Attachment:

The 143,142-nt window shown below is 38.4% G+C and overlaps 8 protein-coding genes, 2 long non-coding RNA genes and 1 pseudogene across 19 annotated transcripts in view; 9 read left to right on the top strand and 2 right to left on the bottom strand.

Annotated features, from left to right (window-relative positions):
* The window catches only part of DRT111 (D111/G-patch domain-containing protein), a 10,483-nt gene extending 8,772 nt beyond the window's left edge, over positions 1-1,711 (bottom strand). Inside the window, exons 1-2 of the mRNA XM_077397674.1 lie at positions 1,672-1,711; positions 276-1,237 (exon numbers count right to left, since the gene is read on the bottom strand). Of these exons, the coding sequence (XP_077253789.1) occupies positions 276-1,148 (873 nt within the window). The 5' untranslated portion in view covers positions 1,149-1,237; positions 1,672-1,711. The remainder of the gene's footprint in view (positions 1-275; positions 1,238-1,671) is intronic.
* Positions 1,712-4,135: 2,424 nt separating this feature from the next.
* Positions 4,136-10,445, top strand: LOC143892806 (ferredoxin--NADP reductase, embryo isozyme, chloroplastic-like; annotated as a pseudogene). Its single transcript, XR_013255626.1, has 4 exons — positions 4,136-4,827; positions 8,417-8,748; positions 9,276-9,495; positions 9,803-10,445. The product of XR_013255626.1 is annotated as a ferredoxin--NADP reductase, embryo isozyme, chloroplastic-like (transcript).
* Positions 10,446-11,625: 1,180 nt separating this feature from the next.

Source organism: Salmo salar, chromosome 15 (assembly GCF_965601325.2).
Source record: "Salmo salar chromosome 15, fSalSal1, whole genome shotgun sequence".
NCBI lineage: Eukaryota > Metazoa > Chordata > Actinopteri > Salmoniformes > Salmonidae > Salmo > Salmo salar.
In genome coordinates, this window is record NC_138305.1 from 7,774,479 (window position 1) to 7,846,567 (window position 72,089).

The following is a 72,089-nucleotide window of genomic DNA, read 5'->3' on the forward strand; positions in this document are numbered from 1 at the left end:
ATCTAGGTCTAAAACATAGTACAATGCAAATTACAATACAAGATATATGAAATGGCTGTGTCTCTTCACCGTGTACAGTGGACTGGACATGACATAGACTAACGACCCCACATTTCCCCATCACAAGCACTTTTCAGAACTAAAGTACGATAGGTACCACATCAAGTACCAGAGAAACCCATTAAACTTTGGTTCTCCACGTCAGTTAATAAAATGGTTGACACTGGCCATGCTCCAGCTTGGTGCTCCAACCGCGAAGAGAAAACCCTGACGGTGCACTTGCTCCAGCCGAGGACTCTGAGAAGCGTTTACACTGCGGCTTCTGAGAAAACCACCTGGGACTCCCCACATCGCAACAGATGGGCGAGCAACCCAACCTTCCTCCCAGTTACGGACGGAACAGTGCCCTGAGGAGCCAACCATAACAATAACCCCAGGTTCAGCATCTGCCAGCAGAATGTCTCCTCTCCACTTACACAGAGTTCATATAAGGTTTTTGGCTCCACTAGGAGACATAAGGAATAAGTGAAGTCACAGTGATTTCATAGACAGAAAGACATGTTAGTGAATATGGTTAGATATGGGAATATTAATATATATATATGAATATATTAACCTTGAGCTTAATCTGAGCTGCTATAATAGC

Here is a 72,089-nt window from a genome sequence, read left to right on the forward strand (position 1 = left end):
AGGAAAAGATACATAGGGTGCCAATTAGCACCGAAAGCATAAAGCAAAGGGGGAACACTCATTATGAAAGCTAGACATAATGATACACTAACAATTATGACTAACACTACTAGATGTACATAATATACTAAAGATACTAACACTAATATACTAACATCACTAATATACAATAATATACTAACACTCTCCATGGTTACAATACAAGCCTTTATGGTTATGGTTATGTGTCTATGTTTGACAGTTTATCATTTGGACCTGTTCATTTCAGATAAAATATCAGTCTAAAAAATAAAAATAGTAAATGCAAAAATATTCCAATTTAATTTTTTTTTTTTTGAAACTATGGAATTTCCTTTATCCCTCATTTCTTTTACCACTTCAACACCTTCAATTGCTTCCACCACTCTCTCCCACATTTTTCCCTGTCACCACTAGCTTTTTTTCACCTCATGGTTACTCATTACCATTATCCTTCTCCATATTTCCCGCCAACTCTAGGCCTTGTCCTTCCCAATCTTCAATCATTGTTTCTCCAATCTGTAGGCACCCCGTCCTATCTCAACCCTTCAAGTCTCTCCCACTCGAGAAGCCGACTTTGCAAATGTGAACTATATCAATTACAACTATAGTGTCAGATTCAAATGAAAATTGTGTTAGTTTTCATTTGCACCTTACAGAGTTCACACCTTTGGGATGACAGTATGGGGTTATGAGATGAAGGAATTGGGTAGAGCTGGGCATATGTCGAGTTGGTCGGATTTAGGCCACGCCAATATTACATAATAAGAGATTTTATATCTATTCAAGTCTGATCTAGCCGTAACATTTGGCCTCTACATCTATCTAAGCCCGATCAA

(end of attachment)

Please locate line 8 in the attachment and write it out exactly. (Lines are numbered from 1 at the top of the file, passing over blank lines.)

Source record: "Salmo salar chromosome 15, fSalSal1, whole genome shotgun sequence".